Mon 17 / 05 / 21
My 5 insider tips to building an engaged crowd
Jes Bailey of Crowdfund 360 writes after her Bite-sized Learning session for Brighton Chamber, with 5 insider tips to building an engaged crowd.
By Jes Bailey of Crowdfund 360
Building a crowd is one thing but building a loyal following of people who will actually buy from you is another. Gone are the days of people buying bots and fake followers. An authentic, engaged community is what most businesses crave these days.
Given that I have built these communities for crowdfunding campaigns of 70+ clients, and seeing that the way we do that is aligned with building a general customer base, I thought I’d share my top 5 insider tips to build an engaged crowd.
1. Get niche
The more niche you can be, the easier it will be hone in on your actual audience. Being a brand of beer is one thing, but being a brand of vegan beer, targeted at women who love the outdoors is definitely an easier market to get more engagement from. Yes, going niche will not make your crowd as BIG but the engagement rate you get from your crowd will be much higher. If you’re just starting out, I’d say get as niche as you can and as time goes by and your success rises you can branch out more.
2. Get your first followers involved
No one wants to go into an empty restaurant. No one wants to be the first person to give to a crowdfunding campaign. No one wants to be the first to start an unplanned dance flash mob. This leadership video showing the First Follower effect by Derek Sivers works the same for building a crowd too. No one wants to be the first to ‘like’ or ‘comment’ or ask a question.
You need to create a group of first followers. 4 or 5 friends, family, cheerleaders, these will be the first to publicly do what you ask of your crowd, to encourage them it’s a safe space for them to follow on the trend. It’s just like being in school when no one wanted to be the first one to answer the teacher’s question - but once a few people had, it became less daunting for the rest of us.
3. Know your target market
Not everyone is going to buy your product/service. Just as you want to be niche to attract the right crowd, you also need to know your target market inside out. You want to spend a fair amount of time creating a persona, or a few, and knowing them inside out. Their job, their relationship status, their hobbies, their values, their spending habits. Knowing all this means you’re more likely to create messaging they’ll respond to, post it in the places they are looking, at the times they’re checking.
A 45-year-old woman and a 45-year-old man respond differently to different messages. Just as an 18-year-old woman and a 45-year-old woman tend to get their information in different places. But it’s even deeper than that. A 45-year-old woman who has 2 small children has a different lifestyle with different times they can check their emails/social media, to one who’s only child has left home. A 45-year-old woman who has climbed the ranks of the corporate world again has different spending power and habits to a 45-year-old woman working 2 jobs, struggling to make it to the end of the month. All these subtle differences alter how you speak to your target audience, what resonates with them, and what will work to motivate them to your call to action. Knowing this means when you do communicate with them, it’ll have a higher chance of working.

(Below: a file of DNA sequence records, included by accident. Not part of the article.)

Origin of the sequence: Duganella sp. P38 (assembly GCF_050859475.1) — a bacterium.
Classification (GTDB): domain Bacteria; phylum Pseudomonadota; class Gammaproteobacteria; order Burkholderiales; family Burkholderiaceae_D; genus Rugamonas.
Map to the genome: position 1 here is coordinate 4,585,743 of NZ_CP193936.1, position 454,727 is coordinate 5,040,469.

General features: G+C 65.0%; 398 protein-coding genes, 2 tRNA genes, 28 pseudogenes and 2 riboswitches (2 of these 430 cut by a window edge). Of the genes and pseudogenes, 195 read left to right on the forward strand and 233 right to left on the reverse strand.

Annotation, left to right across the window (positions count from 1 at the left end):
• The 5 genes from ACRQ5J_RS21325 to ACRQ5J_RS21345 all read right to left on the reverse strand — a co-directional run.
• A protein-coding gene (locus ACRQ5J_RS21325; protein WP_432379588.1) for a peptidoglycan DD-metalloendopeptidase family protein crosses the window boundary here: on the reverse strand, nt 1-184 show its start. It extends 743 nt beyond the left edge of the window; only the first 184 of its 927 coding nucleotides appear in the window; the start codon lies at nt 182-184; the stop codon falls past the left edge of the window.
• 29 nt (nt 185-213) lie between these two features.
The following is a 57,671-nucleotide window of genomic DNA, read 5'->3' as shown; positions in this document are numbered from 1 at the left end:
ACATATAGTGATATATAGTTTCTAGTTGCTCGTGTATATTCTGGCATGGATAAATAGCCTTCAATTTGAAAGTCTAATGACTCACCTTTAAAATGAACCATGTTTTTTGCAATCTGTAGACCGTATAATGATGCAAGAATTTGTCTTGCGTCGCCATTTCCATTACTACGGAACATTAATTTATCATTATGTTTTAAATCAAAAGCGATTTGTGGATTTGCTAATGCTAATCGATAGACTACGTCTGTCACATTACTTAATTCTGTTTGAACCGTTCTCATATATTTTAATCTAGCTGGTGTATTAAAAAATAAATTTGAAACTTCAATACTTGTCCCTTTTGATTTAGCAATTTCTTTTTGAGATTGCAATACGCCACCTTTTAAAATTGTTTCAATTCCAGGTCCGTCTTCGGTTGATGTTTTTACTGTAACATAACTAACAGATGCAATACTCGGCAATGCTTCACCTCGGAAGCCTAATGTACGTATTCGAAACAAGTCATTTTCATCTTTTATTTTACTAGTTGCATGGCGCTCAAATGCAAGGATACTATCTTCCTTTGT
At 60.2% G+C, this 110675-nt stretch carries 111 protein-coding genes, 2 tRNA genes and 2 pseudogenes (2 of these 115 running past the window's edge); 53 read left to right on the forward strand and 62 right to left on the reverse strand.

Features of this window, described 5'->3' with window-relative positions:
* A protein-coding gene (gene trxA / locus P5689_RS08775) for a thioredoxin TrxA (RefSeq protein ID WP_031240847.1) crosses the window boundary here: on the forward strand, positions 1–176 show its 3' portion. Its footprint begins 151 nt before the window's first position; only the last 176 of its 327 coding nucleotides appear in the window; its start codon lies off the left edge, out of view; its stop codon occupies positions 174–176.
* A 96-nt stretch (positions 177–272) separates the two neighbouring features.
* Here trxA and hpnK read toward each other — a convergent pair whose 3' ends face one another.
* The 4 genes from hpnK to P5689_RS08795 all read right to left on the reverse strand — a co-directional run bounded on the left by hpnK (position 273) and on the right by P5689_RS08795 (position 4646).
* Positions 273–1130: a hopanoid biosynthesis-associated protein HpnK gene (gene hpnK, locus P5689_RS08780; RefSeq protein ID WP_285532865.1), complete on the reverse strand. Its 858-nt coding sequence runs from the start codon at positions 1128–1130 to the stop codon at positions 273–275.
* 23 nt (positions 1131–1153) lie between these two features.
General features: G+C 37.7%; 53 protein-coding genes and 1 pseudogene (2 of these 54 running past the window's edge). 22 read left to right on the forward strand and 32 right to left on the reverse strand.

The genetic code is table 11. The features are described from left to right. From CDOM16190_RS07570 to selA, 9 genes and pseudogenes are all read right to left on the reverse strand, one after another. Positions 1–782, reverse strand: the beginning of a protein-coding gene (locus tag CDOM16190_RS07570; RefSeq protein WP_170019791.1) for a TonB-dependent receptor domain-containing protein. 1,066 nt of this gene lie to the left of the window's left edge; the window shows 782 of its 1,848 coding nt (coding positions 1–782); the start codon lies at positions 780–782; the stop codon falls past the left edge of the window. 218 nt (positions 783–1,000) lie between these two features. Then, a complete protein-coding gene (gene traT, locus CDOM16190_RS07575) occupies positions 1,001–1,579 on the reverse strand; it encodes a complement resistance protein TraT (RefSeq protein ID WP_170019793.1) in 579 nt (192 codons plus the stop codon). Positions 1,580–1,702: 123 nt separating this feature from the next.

If your target persona is a dog owner and you’re selling collars and leads, think about collaborating with other independent brands that sell to the same audience but that aren’t competitors.
Dog owners who are buying leads and collars, also probably need dog treats, they also probably need poo bags (never thought I’d write that in a blog post!). They’ll also probably need dog shampoo, a brush, dog toys etc. Now if those businesses have been around a bit longer than yours, they will already have crowds built up of people very similar to your own target market. They’ll already have newsletter lists, social media followings and so on. By partnering, collaborating, and working with these other brands, you’re adding value to both audiences and expanding your crowd. I once had a client whose crowd jumped from 6,000 to 70,000 through 5 collaborations.
5. Refine everything based on the data
Whilst everything I have said above works, it only works well if you test it, analyse the data and then refine what you’re doing. If your niche turns out to be too narrow, or too wide, it will need altering. If you see a pattern that if three of your ‘first followers’ comment, it encourages interaction, but if only one comments it doesn’t, then you know you will need a minimum of three first follower comments each time you post - so you might need to widen your first follower crowd a bit. If you guess your target market but the data shows no improvement, something needs changing and refining and more tests need to be done till you get it spot on.
Perfectionists be warned, building a crowd is all about educated guesses and experimenting at the experimenting. Over time it becomes easier, but it is always a work in progress.
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